The patient appeared withdrawn and exhausted when he came to our emergency room with his adult son on a summer day. The man, in his mid-50s, had been coughing up blood for a few days, suffering from upper abdominal pain and nausea, and muscle weakness. Talking was tiring for him, but he was able to tell my colleagues that at first he just felt like he had a cold, until his condition suddenly worsened. He had no previous illnesses, took no medication, but had smoked for many years. The colleagues in the emergency room noticed that the blood pressure was significantly low at 80 to 56 units and that the heart was beating much too fast. They were alarmed to discover that the oxygen saturation of the blood was only 50 percent; Normally it is almost 100 percent.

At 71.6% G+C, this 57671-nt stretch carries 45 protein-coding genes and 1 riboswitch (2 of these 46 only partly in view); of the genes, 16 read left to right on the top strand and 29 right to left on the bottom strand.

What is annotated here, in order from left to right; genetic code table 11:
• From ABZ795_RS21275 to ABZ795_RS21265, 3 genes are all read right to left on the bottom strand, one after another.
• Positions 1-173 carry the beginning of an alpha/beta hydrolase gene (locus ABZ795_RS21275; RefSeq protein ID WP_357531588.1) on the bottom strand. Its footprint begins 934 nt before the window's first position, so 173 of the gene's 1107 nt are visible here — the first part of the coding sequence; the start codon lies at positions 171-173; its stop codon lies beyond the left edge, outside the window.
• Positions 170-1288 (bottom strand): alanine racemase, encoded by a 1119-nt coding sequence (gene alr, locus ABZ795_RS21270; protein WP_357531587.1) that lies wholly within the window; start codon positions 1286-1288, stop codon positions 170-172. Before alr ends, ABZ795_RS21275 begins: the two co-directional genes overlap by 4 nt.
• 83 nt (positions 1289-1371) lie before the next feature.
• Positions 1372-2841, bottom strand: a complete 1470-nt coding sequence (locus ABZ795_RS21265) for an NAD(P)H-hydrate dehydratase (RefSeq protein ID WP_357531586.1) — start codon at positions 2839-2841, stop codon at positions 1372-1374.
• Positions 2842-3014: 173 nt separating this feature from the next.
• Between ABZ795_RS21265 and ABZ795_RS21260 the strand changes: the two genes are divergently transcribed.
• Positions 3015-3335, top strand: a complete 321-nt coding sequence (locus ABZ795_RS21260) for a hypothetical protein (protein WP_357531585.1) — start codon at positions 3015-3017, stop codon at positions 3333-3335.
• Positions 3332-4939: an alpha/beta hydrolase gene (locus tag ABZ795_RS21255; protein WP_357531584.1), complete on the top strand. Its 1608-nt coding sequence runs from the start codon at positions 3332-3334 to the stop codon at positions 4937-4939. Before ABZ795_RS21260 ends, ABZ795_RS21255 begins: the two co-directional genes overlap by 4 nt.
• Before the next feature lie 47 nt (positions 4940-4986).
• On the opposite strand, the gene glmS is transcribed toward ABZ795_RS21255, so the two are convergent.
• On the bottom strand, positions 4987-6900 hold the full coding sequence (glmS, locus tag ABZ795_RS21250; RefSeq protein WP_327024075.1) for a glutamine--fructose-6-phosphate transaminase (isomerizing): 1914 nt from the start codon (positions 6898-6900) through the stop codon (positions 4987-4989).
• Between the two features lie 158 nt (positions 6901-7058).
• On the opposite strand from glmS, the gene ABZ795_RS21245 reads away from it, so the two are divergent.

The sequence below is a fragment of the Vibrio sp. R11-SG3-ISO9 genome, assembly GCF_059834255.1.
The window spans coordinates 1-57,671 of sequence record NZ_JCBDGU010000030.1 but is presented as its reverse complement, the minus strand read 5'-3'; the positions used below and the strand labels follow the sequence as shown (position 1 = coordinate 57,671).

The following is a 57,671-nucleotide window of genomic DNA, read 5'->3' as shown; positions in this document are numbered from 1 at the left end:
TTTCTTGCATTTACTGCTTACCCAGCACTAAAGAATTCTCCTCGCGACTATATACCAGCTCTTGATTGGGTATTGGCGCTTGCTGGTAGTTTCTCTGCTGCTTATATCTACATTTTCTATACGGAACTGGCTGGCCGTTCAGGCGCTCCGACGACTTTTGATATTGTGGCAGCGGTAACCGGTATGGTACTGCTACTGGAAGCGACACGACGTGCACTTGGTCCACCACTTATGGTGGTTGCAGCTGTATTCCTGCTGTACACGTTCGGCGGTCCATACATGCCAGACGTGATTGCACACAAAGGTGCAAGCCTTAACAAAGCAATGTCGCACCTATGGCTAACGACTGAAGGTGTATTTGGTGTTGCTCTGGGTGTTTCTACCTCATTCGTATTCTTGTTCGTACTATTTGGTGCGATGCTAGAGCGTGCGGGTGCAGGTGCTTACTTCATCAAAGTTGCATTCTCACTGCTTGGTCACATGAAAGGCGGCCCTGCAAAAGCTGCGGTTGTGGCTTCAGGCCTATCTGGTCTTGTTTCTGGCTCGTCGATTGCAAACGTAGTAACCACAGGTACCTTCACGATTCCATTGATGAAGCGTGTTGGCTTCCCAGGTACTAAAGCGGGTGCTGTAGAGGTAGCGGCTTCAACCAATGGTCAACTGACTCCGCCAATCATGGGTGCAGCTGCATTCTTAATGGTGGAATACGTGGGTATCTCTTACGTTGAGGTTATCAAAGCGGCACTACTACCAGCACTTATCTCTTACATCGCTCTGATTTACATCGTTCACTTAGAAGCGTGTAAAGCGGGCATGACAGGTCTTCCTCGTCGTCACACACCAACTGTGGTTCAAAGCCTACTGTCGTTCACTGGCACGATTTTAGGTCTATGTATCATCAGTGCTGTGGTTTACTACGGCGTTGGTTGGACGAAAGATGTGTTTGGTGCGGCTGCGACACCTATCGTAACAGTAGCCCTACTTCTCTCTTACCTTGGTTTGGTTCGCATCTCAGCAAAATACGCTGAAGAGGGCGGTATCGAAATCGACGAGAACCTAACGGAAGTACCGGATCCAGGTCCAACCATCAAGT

The laboratory tests showed that he had a lack of platelets, that the signs of inflammation in the blood were significantly increased and that his kidneys were no longer functioning properly. The bile pigment bilirubin was also present in too high a concentration, which is why the skin and conjunctiva of the eyes were yellow. Everything indicated that the patient was suffering from blood poisoning. So his colleagues gave him broad-spectrum antibiotics to combat a possible bacterial infection. Now it was time to find out what the cause of the illness was.
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